Disc golf pros review Slippery Rock’s redesigned course
Professional Disc Golf competitors Martin Handel (left) and Jamie Skiendziel, from Saint Thomas, Ontario, Canada, have earned invitations to compete in the World Championships Aug. 1-8. The duo recently stopped by Slippery Rock University to practice on the University's 18-hole course, which is the site for the championship finals.
July 21, 2015
SLIPPERY ROCK, Pa. - In preparation for the upcoming 2015 Pro Disc Golf Association (PDGA) world championships at Slippery Rock University, the top disc golfers in the world are coming to SRU early to play practice rounds and gauge the course. So far reviews have been stellar.
A total of 421 athletes from 10 countries divided into 12 divisions begin preliminary round play for the world championships Aug. 4-7 at four local courses: Slippery Rock University, Deer Lakes Park, Knob Hill Park and Moraine State Park. The top four players in each division at the end of preliminary round play advance to take part in a final nine-hole round at SRU Aug. 8 to decide one champion per division.
According to several PDGA pros that will be competing at the championships, SRU's course has everything that an elite disc golf course should possess. Martin Hendel, who has 17 career wins on the PDGA Tour, noted that a quality disc golf course must encompass a variety of hole lengths, elevations and wooded areas.
Fellow tour pro Tony Inzana, who has won 10 PDGA events in his career, said that Slippery Rock's course has all of those traits and that its design sets it apart from the three other courses that will host preliminary round play during the week.
"The Slippery Rock course is a great one," said Inzana. "What is nice about Slippery Rock is that the course is vastly different from the other three courses we will play on. They are set in a different environment and there are many holes in tight wooded areas. It was refreshing to play a more open course at Slippery Rock. I feel that the course maximizes the available land very well. I played from the long tees and it is certainly a lengthy course and requires some physical stamina, especially on a couple of the uphill holes."
J. Gary Dropcho, the 2015 PDGA world championship tournament director, redesigned the par-66, 9,956-foot course from nine-holes to a full 18-hole course a year ago. SRU's course compares favorably to some of the best courses on the tour this season.
"The scenery at Slippery Rock rates higher than the other courses I've played this year," said Inzana. "Some holes are hard, but overall it's an average difficulty level due to lack of obstacles. The challenging par-4s and elevation changes are some of the main things I look for. Overall it's a great course."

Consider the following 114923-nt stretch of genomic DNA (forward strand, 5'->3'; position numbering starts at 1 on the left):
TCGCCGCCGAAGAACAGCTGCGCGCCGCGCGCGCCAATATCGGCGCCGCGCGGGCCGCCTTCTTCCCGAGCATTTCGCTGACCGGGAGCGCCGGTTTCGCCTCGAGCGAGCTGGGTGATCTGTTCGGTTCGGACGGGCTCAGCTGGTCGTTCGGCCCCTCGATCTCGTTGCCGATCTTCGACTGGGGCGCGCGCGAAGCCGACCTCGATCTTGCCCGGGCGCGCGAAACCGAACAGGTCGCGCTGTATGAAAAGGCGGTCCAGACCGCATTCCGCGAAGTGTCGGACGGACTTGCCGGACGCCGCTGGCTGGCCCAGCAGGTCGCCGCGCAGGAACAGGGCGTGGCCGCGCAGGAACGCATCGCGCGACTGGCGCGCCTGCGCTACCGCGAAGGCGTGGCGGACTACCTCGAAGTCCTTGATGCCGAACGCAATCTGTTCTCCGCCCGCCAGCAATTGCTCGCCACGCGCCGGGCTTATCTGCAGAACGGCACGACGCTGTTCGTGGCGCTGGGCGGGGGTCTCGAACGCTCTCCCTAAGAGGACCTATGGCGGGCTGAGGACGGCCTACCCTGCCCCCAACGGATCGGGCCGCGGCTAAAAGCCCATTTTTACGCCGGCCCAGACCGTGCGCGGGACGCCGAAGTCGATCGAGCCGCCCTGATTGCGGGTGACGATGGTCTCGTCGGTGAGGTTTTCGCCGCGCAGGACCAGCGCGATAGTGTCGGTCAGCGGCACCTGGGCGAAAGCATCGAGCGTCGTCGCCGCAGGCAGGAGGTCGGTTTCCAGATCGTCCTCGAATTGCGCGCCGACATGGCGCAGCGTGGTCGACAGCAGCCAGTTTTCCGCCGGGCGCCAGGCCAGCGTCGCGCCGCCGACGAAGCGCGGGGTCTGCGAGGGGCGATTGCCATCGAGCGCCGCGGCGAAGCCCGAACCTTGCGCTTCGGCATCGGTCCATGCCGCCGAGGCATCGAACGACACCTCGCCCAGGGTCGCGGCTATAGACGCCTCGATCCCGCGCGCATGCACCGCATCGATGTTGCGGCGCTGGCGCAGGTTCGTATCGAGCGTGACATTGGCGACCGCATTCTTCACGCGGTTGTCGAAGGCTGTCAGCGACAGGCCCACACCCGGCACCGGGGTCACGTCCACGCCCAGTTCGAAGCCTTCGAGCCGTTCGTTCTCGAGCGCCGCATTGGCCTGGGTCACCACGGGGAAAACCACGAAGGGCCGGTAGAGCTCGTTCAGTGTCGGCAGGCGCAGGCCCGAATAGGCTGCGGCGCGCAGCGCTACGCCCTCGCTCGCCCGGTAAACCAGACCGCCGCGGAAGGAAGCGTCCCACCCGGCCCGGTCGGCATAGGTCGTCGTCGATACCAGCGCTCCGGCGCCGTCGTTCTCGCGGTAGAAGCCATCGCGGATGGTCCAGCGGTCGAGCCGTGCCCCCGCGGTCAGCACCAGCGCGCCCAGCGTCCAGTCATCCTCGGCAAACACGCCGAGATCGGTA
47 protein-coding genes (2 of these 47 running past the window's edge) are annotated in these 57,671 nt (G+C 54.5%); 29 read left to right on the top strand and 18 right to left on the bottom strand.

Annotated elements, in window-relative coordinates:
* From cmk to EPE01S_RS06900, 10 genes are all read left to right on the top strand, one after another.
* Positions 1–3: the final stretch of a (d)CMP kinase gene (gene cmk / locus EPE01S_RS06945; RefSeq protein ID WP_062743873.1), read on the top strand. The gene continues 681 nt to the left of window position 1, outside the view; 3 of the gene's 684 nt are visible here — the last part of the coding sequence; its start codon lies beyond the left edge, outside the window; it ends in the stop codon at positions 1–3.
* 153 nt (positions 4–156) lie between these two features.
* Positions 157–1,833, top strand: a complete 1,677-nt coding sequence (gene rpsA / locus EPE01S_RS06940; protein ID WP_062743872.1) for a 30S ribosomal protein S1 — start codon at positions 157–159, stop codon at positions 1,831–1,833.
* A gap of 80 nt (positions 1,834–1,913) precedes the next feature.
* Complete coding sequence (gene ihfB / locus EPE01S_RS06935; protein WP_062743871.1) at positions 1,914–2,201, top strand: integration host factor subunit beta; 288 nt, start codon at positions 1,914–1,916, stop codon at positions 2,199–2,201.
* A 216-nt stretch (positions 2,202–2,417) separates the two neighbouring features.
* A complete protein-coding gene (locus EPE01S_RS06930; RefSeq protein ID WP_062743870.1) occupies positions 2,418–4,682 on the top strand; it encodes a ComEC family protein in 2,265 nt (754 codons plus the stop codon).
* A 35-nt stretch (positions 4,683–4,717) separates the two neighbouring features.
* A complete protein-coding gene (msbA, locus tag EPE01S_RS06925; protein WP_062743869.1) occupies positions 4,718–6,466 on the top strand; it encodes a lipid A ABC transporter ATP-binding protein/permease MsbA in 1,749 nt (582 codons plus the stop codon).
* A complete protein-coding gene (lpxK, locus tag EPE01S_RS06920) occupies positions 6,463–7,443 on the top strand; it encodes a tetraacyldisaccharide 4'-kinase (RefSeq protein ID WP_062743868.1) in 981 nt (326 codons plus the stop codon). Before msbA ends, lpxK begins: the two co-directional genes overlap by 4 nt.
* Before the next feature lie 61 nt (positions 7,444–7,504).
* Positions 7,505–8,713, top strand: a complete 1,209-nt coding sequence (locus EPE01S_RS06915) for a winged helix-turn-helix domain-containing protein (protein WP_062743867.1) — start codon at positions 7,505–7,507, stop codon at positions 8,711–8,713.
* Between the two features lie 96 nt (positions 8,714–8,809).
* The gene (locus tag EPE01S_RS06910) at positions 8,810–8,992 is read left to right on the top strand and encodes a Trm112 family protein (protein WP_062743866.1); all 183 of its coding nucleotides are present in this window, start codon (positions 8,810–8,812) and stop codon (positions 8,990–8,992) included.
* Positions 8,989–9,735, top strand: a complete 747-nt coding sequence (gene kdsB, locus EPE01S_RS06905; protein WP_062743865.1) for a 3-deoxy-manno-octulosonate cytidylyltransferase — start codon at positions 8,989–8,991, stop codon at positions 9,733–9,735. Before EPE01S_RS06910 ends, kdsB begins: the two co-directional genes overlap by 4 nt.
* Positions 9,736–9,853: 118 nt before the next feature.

Opinions on what the easiest and favorite holes were varied, but baskets six, seven and 18 were consensus picks for the most challenging.
"Seven is very difficult with the hill, but what a view it is as you turn the corner to take your second shot," said Handel. "Wow, talk about intimidating."
"I find six to be the toughest for me because it takes two very long precise drives to have a birdie opportunity," said Inzana. "The elevation provides an extra challenge."
Holes four, 14, 15 and 16 received multiple votes as favorites to play; four and 16 due to their eagle and birdie chances and 15 because of its overall design.
"I really liked hole 15," said Handel. "It's a well designed hole, especially where the basket is placed. It requires setting up your shot in order to navigate the turns at the end to get to the basket."
However, no course is perfect. Recommendations for tweaks to the course were focused mainly on the walking distance between holes.
"There might be talk of the extra walking because a lot of times it's in the sun with minimal shade, but for the most part everyone will like the course," said Inzana. "There are birdie opportunities, a few challenging holes and great scenery."
One thing that was a near consensus was that entrants into this year's championships would be impressed when they finally have the chance to compete at Slippery Rock.
"I believe that most are going to really enjoy the course," said Handel. "It's the perfect course for the finals partly because it has room for huge galleries that will be around to watch."
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